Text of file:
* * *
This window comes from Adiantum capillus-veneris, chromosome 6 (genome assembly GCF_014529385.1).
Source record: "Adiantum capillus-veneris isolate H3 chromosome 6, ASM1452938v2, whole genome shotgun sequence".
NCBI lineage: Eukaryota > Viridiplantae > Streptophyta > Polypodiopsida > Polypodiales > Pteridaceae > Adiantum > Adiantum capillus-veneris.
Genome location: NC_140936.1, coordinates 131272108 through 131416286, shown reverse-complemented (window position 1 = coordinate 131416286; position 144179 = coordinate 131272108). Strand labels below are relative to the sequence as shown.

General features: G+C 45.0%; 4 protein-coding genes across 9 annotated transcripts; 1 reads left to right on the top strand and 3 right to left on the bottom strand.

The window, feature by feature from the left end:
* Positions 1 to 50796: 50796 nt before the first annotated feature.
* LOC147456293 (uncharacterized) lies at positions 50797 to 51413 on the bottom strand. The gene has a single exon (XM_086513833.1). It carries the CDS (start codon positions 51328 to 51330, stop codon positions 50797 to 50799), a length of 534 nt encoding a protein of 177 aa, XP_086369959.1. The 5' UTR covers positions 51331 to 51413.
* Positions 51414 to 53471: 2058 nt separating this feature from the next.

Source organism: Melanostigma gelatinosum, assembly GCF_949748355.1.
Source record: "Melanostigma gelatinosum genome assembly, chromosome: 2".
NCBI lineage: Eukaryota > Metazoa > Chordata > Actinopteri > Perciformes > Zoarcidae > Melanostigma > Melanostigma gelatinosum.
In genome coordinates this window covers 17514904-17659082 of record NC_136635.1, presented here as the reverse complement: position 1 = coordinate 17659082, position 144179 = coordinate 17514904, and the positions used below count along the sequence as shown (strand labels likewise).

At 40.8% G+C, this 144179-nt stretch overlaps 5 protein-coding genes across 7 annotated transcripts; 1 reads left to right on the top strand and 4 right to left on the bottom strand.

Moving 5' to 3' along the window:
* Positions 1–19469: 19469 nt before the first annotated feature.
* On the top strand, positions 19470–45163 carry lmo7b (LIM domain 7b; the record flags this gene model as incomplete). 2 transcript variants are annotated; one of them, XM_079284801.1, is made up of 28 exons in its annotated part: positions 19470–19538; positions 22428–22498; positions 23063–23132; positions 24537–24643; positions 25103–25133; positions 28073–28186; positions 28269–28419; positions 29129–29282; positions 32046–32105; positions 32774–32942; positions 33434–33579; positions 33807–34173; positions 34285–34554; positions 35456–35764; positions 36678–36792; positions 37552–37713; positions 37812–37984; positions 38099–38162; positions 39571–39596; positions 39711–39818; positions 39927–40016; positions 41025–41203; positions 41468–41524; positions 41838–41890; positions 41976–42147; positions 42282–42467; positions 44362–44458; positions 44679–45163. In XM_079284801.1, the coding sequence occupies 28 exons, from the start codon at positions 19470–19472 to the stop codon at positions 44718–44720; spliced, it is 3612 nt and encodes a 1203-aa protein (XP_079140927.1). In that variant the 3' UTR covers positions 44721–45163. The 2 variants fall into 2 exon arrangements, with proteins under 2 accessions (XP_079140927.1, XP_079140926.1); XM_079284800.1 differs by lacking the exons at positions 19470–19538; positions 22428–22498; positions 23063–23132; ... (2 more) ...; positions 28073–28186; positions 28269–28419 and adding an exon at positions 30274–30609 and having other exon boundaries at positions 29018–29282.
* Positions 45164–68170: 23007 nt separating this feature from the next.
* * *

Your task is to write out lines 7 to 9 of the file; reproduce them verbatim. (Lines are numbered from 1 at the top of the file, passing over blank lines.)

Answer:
* Positions 1 to 50796: 50796 nt before the first annotated feature.
* LOC147456293 (uncharacterized) lies at positions 50797 to 51413 on the bottom strand. The gene has a single exon (XM_086513833.1). It carries the CDS (start codon positions 51328 to 51330, stop codon positions 50797 to 50799), a length of 534 nt encoding a protein of 177 aa, XP_086369959.1. The 5' UTR covers positions 51331 to 51413.
* Positions 51414 to 53471: 2058 nt separating this feature from the next.